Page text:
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7 Responses to "Romney & Driscoll at Liberty U: Blurry Vision"

  1. Delores Humphrey says:

    Beck is a Mormon as well. I don’t like him one bit, but at least he & Romney DO believe in Jesus though I’m not sure they know what salvation really means. ONLY God knows their heart, & He doesn’t just look on the religion, beit we consider it a cult.

    1. Howell Scott says:

      Delores,

      Thanks for reading and for sharing your thoughts today. I have no doubt that both Beck and Romney “believe in Jesus,” although I’m not quite sure what that means. It is true that only God knows their hearts (or anyone’s heart for that matter). However, if we apply Scripture (which, I believe, is the foundational authority for our faith and practice), it would be clear that someone who espouses the view of Jesus that Mormons do would not be considered an orthodox, Biblical Christian. That’s why Mormons, Jehovah’s Witnesses, Muslims — who all “believe in Jesus” — would be considered either cults or false religions. From a cultural standpoint, there are views that Mormons and Biblical Christians would agree on. But, that does not negate the fact the Mormons have a different view of who Jesus is that what we find in the Bible. Thanks again for stopping by. God bless,

      Howell

  2. Lydia says:

    Yes, the lines are so blurred it is hard to seperate the world from the Body. And it is frustrating that so many claim it is because some of us are uncomfortable talking about sex. I guess it is true when it is the way Driscoll laser focuses on it with detail and porn visions. Why would any pastor promote something sexual that is physically unhealthy and doctors warn against?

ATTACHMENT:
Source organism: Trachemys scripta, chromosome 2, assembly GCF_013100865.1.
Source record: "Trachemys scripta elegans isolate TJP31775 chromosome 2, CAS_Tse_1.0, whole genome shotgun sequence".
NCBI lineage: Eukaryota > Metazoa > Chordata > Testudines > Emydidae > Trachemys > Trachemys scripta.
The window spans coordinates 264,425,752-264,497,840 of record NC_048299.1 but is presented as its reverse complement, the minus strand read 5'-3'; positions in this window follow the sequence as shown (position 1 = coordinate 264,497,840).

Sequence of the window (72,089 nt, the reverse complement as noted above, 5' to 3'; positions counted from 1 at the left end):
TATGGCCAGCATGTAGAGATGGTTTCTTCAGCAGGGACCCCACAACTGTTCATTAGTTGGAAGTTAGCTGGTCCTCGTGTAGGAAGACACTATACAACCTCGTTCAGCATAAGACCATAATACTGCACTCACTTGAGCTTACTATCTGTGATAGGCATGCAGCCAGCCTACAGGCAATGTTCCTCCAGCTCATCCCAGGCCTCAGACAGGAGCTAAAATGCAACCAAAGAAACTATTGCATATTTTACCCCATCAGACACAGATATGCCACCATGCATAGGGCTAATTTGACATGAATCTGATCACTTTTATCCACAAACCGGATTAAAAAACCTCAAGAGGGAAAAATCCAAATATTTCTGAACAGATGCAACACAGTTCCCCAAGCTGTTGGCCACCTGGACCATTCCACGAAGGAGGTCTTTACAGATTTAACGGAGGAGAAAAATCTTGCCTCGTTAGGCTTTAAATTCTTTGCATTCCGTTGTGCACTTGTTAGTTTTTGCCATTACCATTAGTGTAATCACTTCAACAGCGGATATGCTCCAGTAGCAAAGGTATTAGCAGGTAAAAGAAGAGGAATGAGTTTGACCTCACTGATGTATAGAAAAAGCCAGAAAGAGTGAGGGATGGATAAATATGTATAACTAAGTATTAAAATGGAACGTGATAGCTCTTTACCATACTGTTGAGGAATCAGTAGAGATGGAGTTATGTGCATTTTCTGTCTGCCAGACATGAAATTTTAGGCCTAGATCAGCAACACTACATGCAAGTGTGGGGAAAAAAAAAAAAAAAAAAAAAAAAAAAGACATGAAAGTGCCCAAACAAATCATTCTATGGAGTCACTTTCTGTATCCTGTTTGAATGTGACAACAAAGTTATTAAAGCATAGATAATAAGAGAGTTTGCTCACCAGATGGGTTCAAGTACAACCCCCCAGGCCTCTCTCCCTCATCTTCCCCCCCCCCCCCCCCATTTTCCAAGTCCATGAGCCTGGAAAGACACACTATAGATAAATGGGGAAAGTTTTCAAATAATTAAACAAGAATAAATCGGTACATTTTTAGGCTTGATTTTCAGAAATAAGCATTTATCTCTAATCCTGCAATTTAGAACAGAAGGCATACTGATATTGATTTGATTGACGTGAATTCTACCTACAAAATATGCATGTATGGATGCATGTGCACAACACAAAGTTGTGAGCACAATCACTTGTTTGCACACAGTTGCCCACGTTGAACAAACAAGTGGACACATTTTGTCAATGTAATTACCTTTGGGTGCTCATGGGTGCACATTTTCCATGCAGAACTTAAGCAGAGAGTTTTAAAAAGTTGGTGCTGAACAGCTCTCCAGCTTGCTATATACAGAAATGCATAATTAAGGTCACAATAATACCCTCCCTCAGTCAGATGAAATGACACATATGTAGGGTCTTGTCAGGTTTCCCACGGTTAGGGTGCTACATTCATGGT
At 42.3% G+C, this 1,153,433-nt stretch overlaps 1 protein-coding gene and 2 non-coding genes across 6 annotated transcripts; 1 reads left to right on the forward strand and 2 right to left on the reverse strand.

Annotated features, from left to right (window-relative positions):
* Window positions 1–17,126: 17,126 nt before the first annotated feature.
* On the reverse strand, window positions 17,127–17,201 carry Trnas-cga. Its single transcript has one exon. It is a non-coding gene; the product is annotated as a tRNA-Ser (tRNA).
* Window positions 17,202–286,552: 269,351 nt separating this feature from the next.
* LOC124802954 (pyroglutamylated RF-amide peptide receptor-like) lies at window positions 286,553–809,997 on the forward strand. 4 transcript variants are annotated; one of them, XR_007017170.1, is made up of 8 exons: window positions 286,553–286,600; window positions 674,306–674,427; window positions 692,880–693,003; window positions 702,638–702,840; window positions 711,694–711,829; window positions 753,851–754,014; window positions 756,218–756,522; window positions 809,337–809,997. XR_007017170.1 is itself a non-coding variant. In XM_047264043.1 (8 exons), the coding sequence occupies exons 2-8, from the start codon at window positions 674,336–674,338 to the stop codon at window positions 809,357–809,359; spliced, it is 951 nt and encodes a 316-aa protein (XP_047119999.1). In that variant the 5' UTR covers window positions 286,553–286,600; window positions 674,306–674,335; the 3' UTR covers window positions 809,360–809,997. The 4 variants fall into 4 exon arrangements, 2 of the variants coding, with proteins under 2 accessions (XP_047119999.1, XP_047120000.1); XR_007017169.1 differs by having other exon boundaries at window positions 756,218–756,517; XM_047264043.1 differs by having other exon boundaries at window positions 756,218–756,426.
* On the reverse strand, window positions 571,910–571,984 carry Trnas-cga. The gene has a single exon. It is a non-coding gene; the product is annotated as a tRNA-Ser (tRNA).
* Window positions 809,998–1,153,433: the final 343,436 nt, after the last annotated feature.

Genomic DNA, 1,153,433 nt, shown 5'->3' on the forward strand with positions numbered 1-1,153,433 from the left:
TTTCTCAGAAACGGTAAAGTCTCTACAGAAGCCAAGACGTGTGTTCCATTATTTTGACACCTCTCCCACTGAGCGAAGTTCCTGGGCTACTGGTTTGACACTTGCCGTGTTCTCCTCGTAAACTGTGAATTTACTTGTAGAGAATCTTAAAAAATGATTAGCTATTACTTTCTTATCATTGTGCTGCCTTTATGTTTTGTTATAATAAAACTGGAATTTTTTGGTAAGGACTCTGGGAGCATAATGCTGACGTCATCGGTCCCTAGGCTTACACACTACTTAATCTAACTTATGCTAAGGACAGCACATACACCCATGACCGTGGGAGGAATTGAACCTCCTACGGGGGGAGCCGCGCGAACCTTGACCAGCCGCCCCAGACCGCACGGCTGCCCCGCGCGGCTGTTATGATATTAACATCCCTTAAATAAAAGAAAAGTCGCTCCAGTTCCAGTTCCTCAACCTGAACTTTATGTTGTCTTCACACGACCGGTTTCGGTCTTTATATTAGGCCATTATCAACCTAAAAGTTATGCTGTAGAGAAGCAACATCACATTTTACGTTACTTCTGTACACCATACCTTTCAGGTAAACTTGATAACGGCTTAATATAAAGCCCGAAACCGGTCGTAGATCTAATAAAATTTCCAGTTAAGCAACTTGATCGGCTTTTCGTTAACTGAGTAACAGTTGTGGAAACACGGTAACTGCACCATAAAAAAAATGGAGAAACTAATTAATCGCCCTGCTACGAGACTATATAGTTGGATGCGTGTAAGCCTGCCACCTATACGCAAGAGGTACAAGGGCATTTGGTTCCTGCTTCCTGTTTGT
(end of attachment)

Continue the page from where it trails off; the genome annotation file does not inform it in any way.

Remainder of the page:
But that is a false dictonomy. Driscoll style sex teaching or no teaching on sex at all.

    1. Howell Scott says:

      Lydia,

      I just read an in-depth review by a Professor at Boyce Bible College at Southern which took issue with much of Driscoll’s book, “Real Marriage.” One of the things that stood out in the review was Driscoll’s complete failure interact in any meaningful way with Ephesians 5:21f (as well as other Scripture outside of the Song of Solomon), which is perhaps the clearest Biblical passage about marriage in the Bible (and certainly the N.T.). For a Christian book on marriage not to at least mention how marriage is a picture of Christ’s love for His bride, the Church, is perplexing to say the least. Maybe the Driscolls should have titled their book, “Real Sex,” because that seems to be about how they view marriage. There is definitely a time and place to talk about sex, but the obsession that Driscoll, Ed Young, Jr. and others seem to have with talking/preaching about sex seems to be more hedonistic and less Biblical. It’s not an either/or, but it is certainly not the Driscoll version. Thanks and God bless,

      Howell

  3. I’m getting a bit bored with agreeing with you all the time, Howell. :) I’ve enjoyed a lot of what ol’ Glenn has had to say over the years–especially the calling out of a few folks to forewarn us.

    I don’t know why it is so hard for folks to heed warnings, sometimes. LU was forewarned, wasn’t it? John MacArthur forewarned about Driscoll, but it went unheeded, too. Oh well, we are a stiff-necked lot, aren’t we? selahV

    1. Doug Hibbard says:

      One sure way to receive less sympathy in this house is to get hurt doing what you were told would hurt you.

      Probably applies on the grander scale, too—be it church, convention, university, or nation.

  4. [...] “Romney and Driscoll at Liberty U: Blurry Vision,” by Howell Scott in the From Law to Grace blog, noting how the invited prominent guest speakers at Liberty University (Mormon presidential candidate Mitt Romney and controversial Acts 29 founder Mark Driscoll) seem to blur the original vision of Liberty to be “Champions for Christ.” [...]